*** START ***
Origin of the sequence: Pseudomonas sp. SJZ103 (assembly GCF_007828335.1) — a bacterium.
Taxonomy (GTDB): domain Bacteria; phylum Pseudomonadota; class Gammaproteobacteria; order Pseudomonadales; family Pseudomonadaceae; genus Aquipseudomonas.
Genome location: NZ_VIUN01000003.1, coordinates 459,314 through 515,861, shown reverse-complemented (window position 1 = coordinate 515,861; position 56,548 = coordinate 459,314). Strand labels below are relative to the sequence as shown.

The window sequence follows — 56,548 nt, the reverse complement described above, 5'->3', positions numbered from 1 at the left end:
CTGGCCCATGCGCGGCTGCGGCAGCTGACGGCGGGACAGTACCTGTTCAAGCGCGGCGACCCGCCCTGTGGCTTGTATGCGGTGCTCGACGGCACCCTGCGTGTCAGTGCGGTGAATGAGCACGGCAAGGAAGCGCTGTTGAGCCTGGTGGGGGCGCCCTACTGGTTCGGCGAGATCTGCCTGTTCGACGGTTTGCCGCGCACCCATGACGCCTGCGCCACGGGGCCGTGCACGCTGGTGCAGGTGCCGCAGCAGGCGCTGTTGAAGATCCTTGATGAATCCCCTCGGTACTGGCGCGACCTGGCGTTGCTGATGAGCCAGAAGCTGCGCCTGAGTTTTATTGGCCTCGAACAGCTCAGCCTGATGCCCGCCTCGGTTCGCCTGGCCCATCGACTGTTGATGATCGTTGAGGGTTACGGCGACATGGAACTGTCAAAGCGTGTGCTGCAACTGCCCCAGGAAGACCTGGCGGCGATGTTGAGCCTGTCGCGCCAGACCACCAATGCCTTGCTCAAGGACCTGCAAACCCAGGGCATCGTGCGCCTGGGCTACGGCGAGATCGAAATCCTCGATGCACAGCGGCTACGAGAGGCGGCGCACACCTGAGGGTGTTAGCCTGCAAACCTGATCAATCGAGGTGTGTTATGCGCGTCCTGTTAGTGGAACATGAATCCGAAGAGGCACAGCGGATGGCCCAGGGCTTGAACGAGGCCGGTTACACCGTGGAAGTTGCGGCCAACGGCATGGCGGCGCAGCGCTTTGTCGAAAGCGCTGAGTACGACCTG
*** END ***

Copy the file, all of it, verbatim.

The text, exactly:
Origin of the sequence: Pseudomonas sp. SJZ103 (assembly GCF_007828335.1) — a bacterium.
Taxonomy (GTDB): domain Bacteria; phylum Pseudomonadota; class Gammaproteobacteria; order Pseudomonadales; family Pseudomonadaceae; genus Aquipseudomonas.
Genome location: NZ_VIUN01000003.1, coordinates 459,314 through 515,861, shown reverse-complemented (window position 1 = coordinate 515,861; position 56,548 = coordinate 459,314). Strand labels below are relative to the sequence as shown.

The window sequence follows — 56,548 nt, the reverse complement described above, 5'->3', positions numbered from 1 at the left end:
CTGGCCCATGCGCGGCTGCGGCAGCTGACGGCGGGACAGTACCTGTTCAAGCGCGGCGACCCGCCCTGTGGCTTGTATGCGGTGCTCGACGGCACCCTGCGTGTCAGTGCGGTGAATGAGCACGGCAAGGAAGCGCTGTTGAGCCTGGTGGGGGCGCCCTACTGGTTCGGCGAGATCTGCCTGTTCGACGGTTTGCCGCGCACCCATGACGCCTGCGCCACGGGGCCGTGCACGCTGGTGCAGGTGCCGCAGCAGGCGCTGTTGAAGATCCTTGATGAATCCCCTCGGTACTGGCGCGACCTGGCGTTGCTGATGAGCCAGAAGCTGCGCCTGAGTTTTATTGGCCTCGAACAGCTCAGCCTGATGCCCGCCTCGGTTCGCCTGGCCCATCGACTGTTGATGATCGTTGAGGGTTACGGCGACATGGAACTGTCAAAGCGTGTGCTGCAACTGCCCCAGGAAGACCTGGCGGCGATGTTGAGCCTGTCGCGCCAGACCACCAATGCCTTGCTCAAGGACCTGCAAACCCAGGGCATCGTGCGCCTGGGCTACGGCGAGATCGAAATCCTCGATGCACAGCGGCTACGAGAGGCGGCGCACACCTGAGGGTGTTAGCCTGCAAACCTGATCAATCGAGGTGTGTTATGCGCGTCCTGTTAGTGGAACATGAATCCGAAGAGGCACAGCGGATGGCCCAGGGCTTGAACGAGGCCGGTTACACCGTGGAAGTTGCGGCCAACGGCATGGCGGCGCAGCGCTTTGTCGAAAGCGCTGAGTACGACCTG